Letters Home: Mark Poepsel

Mark Poepsel graduated from Mizzou in 2002 with a
degree in broadcast journalism. After working as a general
assignment reporter for several TV stations, he's now an
assistant professor at Loyola University in New Orleans.
Here’s the thing, Mark,

If I’m writing a letter to myself as an undergraduate at Mizzou, I might not say the things about being savvy about converged technology or about learning computer programming or iOS/Droid app development that ONA might want me to say.

Instead, I’d say this: Get out of the house. Don’t take that weekend reporting shift. Go to a few parties and network because the people who are your friends today are your job contacts in the future. The only thing a purely academic life prepares you for is an academic life. This has worked out for “future you” pretty well, but it’s not the way to become the next great foreign correspondent or the next maker of Oscar-winning documentary films.

You got into the J-school because you’re smart, across the board smart – English, math, science, social sciences, etc. You can learn just about anything you spend two weeks on. I’m not worried about your tech skills, your ability to work on multiple platforms or your drive and passion for journalism.

I’d tell you to develop better people skills, so that those first jobs in tiny cities aren’t quite so miserable when it turns out no one else graduated Phi Beta Kappa, and they don’t really care that you do.

To graduate student Mark, I’d say to bite the bullet and start in on statistical analysis classes right off the bat. Go ahead and learn quantitative research methods because those skills can make it easier to complete research projects that get published. It’s no guarantee, but your ability to develop logical approaches to qualitative data is not in question. Learning quant skills takes time, and the return on the investment could be great!

Finally, for both versions – undergraduate J-school student from 1998-2002 and doctoral student from 2008-11 – you need to think in terms of strategy.

The future of media is not which funding model will win out among advertising, subscription, premium content, own the store, find a benefactor, crowd-fund or innovate. It’s about finding a model that can take advantage of all or most of them. You need to research, teach and work in those meta-terms instead of getting involved in stupid arguments about how to “save journalism.” Do you even know what that means?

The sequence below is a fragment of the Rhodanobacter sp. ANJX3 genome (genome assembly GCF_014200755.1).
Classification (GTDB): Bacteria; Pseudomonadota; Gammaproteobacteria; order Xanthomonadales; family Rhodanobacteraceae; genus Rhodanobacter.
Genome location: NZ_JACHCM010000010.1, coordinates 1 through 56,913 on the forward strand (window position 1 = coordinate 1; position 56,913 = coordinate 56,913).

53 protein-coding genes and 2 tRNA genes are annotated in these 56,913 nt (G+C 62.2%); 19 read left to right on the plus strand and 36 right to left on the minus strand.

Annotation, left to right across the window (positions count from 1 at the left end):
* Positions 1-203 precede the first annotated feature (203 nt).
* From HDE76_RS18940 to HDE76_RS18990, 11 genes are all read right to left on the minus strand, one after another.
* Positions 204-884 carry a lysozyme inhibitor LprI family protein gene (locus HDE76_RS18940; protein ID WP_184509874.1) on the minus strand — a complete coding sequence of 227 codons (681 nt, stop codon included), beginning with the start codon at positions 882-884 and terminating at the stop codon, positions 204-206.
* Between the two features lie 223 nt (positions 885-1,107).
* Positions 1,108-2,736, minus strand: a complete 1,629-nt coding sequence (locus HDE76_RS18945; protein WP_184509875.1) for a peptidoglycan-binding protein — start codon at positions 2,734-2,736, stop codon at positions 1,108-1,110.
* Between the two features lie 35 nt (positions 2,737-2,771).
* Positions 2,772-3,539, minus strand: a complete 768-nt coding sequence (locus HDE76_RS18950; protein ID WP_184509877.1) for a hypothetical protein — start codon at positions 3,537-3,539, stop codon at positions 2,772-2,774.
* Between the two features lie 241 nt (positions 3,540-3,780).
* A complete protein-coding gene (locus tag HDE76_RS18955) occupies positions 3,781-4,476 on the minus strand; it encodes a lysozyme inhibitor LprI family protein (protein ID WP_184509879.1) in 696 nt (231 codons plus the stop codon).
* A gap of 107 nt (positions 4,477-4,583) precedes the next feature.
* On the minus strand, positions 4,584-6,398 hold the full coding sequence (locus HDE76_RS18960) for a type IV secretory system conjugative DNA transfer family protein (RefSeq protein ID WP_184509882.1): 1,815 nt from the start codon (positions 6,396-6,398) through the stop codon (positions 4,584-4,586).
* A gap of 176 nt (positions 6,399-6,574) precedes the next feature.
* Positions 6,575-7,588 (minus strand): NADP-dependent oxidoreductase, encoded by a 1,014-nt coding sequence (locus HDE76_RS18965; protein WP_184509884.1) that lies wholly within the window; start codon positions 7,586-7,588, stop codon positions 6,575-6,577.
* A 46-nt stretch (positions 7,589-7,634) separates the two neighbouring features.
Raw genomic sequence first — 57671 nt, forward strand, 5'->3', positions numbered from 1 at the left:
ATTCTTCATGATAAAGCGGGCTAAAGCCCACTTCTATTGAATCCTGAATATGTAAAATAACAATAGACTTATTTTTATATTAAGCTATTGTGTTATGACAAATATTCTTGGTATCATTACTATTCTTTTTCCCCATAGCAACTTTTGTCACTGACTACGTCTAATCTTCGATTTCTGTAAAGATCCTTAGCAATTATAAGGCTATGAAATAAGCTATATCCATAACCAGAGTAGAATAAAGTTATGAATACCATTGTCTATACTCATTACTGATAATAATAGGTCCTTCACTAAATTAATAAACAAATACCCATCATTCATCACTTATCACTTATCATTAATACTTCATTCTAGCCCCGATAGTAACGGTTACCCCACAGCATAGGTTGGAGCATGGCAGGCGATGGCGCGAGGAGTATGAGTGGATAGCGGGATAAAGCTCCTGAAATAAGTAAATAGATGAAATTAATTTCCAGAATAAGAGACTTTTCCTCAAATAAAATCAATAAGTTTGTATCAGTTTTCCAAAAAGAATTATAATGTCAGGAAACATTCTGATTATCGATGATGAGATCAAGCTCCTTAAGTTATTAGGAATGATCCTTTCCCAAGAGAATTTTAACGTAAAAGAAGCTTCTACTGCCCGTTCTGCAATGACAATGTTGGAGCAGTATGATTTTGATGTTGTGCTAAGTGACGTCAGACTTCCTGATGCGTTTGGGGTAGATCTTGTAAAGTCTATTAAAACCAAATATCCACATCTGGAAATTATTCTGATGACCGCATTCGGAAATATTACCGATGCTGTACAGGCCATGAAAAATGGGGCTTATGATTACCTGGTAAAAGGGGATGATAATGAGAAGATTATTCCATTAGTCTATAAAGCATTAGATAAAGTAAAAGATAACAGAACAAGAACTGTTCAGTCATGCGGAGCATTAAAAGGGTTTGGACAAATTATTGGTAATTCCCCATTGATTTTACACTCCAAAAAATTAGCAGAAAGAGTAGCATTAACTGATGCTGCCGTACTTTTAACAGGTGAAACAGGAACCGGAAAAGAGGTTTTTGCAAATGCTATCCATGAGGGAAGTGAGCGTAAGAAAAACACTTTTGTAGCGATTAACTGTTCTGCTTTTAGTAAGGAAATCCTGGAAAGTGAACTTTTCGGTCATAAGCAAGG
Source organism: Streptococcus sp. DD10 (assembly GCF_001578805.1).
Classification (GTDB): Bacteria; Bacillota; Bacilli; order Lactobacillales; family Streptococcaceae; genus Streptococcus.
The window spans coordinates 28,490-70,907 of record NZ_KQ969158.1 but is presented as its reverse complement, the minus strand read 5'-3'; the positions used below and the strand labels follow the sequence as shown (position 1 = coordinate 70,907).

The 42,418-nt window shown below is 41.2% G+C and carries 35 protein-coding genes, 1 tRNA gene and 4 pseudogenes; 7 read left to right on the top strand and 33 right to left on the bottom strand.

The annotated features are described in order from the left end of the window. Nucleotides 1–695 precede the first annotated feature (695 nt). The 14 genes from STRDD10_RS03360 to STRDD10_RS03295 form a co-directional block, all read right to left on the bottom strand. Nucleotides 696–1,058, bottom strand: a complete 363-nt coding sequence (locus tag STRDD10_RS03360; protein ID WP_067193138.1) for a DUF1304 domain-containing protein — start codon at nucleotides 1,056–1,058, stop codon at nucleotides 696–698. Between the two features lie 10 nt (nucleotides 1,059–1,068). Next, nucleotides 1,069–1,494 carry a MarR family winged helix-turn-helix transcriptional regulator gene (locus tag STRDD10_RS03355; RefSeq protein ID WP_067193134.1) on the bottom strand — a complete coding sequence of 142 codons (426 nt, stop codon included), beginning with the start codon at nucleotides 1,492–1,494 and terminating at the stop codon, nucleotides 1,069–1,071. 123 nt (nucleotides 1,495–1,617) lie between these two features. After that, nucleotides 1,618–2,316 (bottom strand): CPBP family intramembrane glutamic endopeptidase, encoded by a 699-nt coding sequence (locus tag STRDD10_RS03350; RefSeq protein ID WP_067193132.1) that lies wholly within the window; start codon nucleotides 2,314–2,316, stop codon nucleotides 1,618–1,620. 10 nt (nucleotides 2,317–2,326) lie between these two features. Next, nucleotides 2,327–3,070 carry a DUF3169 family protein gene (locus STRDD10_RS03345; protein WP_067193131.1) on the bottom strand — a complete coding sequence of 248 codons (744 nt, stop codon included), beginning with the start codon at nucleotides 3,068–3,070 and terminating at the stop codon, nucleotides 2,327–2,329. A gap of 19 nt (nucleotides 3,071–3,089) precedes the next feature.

Thinking strategically is probably not about which social media tools are best but about recognizing that what they do – enable people to share with each other – is really valuable. A strategic thinker would look more at the “why” than the “how” and “what”.

I mean, if you thought Facebook was the be all end all because it enabled us to bring to life our existing social networks in an online or “virtual” environment, how do you explain Pinterest?

Pinterest is about enabling you to share bite-sized content with people you may or may not know as long as it looks good to eat or prêt-à-porter. Twitter is about sharing personal information with masses of people you are not necessarily tangibly interacting with at all.

These currently popular social networking platforms/portals have in common that they take to the online sphere things we were doing or things we would like to have been doing anyway. They are different enough to fill their own niche until something better comes along. So you should be looking at researching, creating or working within niches that haven’t yet been exploited.

Ultimately, I think it’s all going to converge into a “lifeOS” in which your online life and real life are more integrated. Look at the things you do now and the things you would like to do, and imagine how it would look if you did it online, in real time and in high-definition, and then ask yourself if what you've imagined is any better than just, doing it in real, 3D life. Where can connectivity help? Where can it add value? Where can it collapse time and space in a meaningful way? And where did I put that recipe for homemade peanut butter cups?

Mark Poepsel

BJ '02 Broadcast, '11 Doctorate
Loyola University (New Orleans) assistant professor


Check out the rest of the Letters Home series

Editor's note: If you're a Mizzou journalism alum who would like to contribute to the Letters Home series, send us an email at onamizzou@gmail.com with your letter, your name, your sequence and graduation year, your current job and contact information.

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